Even if I wanted to stop, the voice won’t let me. There’s a physical force pushing me. I can feel it between my shoulder blades. I hear it saying that I’m here to bear witness and say what needs to be said. That’s the promise I made.

So my voice makes me a target. I feel that heat, but I welcome it. It means I’m doing my job. The voice was heard. And I’m grounded like a lightning rod. Every attack on me is an attack deflected from someone who might be more vulnerable. Not that I’m super-sturdy all the time, but the good loving people around keep me rooted and upright.

Knowing my friends, and being with all of you, is a huge burst of positive energy. When we come together for a common purpose, we’re a force of nature. Our voices converge like a mighty river. Thank you for bearing witness.

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BC’s Summer of Sabotage

Sabotage in BC. (c) 2014 Georgia Straight Thirty years ago, Paul Watson and a handful of tree-huggers spiked hundreds of trees on Grouse Mountain, just north of Vancouver.

Twenty years ago, Watson and others spiked 20,000 trees in Clayoquot Sound. Arsonists destroyed two logging-road bridges.

Fourteen years ago near Whistler, unknown “elves” wrecked machinery and spiked hundreds of trees in an active logging area along the Elaho River.

This is the story of the Elaho Valley, summer 2000 – the summer of sabotage.

Six months after this broadcast, the logging company that was trying to clearcut the Elaho Valley gave up and left. Now this cathedral forest is protected as a Wild Spirit Place by the Squamish First Nation.

More about the Elaho Valley campaign.

CREDITS: Zoe Blunt (spoken word) Die Anarchistische Abendunterhaltung (music). Produced by Green Monkey Radio and Coop Radio, CFRO 102.7 FM, Vancouver BC, August 15 2000.

Sims Creek, Elaho Valley

Sims Creek, Elaho Valley: Preserved forever as a Wild Spirit Place. Photo: Western Canada Wilderness Committee.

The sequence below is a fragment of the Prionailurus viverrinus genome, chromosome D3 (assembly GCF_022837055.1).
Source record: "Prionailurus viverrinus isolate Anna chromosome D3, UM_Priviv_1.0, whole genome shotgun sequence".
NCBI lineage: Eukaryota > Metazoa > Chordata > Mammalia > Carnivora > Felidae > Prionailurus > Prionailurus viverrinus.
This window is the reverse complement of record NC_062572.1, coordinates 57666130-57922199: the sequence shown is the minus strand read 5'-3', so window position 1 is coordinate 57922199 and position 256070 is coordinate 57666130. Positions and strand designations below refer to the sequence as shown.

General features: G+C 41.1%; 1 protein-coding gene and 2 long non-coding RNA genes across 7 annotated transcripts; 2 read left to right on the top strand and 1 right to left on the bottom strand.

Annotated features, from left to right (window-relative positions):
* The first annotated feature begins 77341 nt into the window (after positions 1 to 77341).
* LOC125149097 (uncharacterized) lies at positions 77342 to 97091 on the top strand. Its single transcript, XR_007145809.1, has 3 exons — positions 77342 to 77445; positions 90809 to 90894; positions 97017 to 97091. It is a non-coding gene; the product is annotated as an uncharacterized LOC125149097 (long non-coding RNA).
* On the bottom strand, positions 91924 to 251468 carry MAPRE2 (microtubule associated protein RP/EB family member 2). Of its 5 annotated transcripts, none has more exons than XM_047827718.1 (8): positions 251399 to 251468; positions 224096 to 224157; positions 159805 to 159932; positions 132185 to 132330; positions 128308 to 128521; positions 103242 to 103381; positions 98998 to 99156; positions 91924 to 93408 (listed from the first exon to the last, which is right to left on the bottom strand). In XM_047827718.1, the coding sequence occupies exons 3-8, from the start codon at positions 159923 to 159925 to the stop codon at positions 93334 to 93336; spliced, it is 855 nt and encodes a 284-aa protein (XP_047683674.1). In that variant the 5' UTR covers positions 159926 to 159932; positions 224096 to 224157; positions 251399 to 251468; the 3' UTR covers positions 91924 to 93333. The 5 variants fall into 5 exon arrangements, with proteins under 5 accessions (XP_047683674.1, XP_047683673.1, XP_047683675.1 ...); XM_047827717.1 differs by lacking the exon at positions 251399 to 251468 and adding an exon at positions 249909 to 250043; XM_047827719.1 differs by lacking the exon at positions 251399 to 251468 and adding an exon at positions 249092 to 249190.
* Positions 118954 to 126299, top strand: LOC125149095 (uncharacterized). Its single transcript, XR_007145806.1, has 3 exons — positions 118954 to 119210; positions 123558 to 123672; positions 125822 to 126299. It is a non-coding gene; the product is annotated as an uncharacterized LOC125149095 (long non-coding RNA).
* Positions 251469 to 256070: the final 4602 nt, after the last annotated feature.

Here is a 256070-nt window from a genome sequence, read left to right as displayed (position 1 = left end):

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Neo-Nazis hate me

ARA logoAnd the feeling is mutual!

This week, a neo-Nazi group, United Front Canada, is publicly calling for new members to start chapters in Victoria BC, as well as Vancouver, Edmonton, Calgary, Winnipeg, and Toronto.

And I’m here to get in the way. So Anti White Watch, a white supremacist blog, labels me “leader of the anti white gang Anti Racist Action,” “dyke,” “tranny” and more hilarious insults. In other words, these are the literally some of the worst people in the world.

The good news is the author advertises our Anti Racist Action group.
Anti white watch hates meNice photo! (I won’t be returning the favour and linking to their page though, because racist blogs have cyber-cooties.)

This is the first time in Victoria I’ve run across actual neo-Nazis, as opposed to run-of-the-mill white supremacists and racists. United Front’s platform is based on Hitler’s Third Reich, right down to the swastika-style cross. It’s a modern-day throwback to the National Socialist Party of 1930s Germany. So it’s a neo-Nazi fringe group. (I’m using the word “group” loosely. It’s a safe bet these two websites are run by one miserable white dude in a suburban basement.)

White supremacy is a broader and more pervasive philosophy. The Wiki says:

White supremacy is the belief of, and/or promotion of the belief, that white people are superior to people of other racial backgrounds and that therefore whites should politically dominate non-whites. The term is also used to describe a political ideology that perpetuates and maintains the social, political, historical and/or industrial dominance of whites.[1] Different forms of white supremacy have different conceptions of who is considered white, and different white supremacist identify various groups as their primary enemy.[2]